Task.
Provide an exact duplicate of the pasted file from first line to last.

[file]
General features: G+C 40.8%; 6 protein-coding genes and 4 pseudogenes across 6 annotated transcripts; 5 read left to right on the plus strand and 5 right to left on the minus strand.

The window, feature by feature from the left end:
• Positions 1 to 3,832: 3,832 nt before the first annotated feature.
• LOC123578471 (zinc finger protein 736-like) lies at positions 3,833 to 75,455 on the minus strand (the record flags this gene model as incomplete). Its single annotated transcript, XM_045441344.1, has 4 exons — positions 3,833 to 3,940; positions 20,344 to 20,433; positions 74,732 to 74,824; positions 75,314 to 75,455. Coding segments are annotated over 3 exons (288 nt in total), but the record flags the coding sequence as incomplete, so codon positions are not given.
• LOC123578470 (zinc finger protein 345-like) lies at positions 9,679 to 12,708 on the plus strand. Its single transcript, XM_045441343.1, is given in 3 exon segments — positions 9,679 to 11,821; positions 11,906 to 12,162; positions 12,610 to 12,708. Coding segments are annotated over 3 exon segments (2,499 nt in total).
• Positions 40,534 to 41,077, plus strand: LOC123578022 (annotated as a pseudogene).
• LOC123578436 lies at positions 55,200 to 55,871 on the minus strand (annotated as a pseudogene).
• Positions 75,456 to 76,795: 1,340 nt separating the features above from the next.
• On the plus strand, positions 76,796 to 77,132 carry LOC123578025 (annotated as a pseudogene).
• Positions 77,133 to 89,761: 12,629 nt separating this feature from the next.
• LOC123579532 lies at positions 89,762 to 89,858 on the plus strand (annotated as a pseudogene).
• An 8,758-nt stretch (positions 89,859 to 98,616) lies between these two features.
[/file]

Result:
General features: G+C 40.8%; 6 protein-coding genes and 4 pseudogenes across 6 annotated transcripts; 5 read left to right on the plus strand and 5 right to left on the minus strand.

The window, feature by feature from the left end:
• Positions 1 to 3,832: 3,832 nt before the first annotated feature.
• LOC123578471 (zinc finger protein 736-like) lies at positions 3,833 to 75,455 on the minus strand (the record flags this gene model as incomplete). Its single annotated transcript, XM_045441344.1, has 4 exons — positions 3,833 to 3,940; positions 20,344 to 20,433; positions 74,732 to 74,824; positions 75,314 to 75,455. Coding segments are annotated over 3 exons (288 nt in total), but the record flags the coding sequence as incomplete, so codon positions are not given.
• LOC123578470 (zinc finger protein 345-like) lies at positions 9,679 to 12,708 on the plus strand. Its single transcript, XM_045441343.1, is given in 3 exon segments — positions 9,679 to 11,821; positions 11,906 to 12,162; positions 12,610 to 12,708. Coding segments are annotated over 3 exon segments (2,499 nt in total).
• Positions 40,534 to 41,077, plus strand: LOC123578022 (annotated as a pseudogene).
• LOC123578436 lies at positions 55,200 to 55,871 on the minus strand (annotated as a pseudogene).
• Positions 75,456 to 76,795: 1,340 nt separating the features above from the next.
• On the plus strand, positions 76,796 to 77,132 carry LOC123578025 (annotated as a pseudogene).
• Positions 77,133 to 89,761: 12,629 nt separating this feature from the next.
• LOC123579532 lies at positions 89,762 to 89,858 on the plus strand (annotated as a pseudogene).
• An 8,758-nt stretch (positions 89,859 to 98,616) lies between these two features.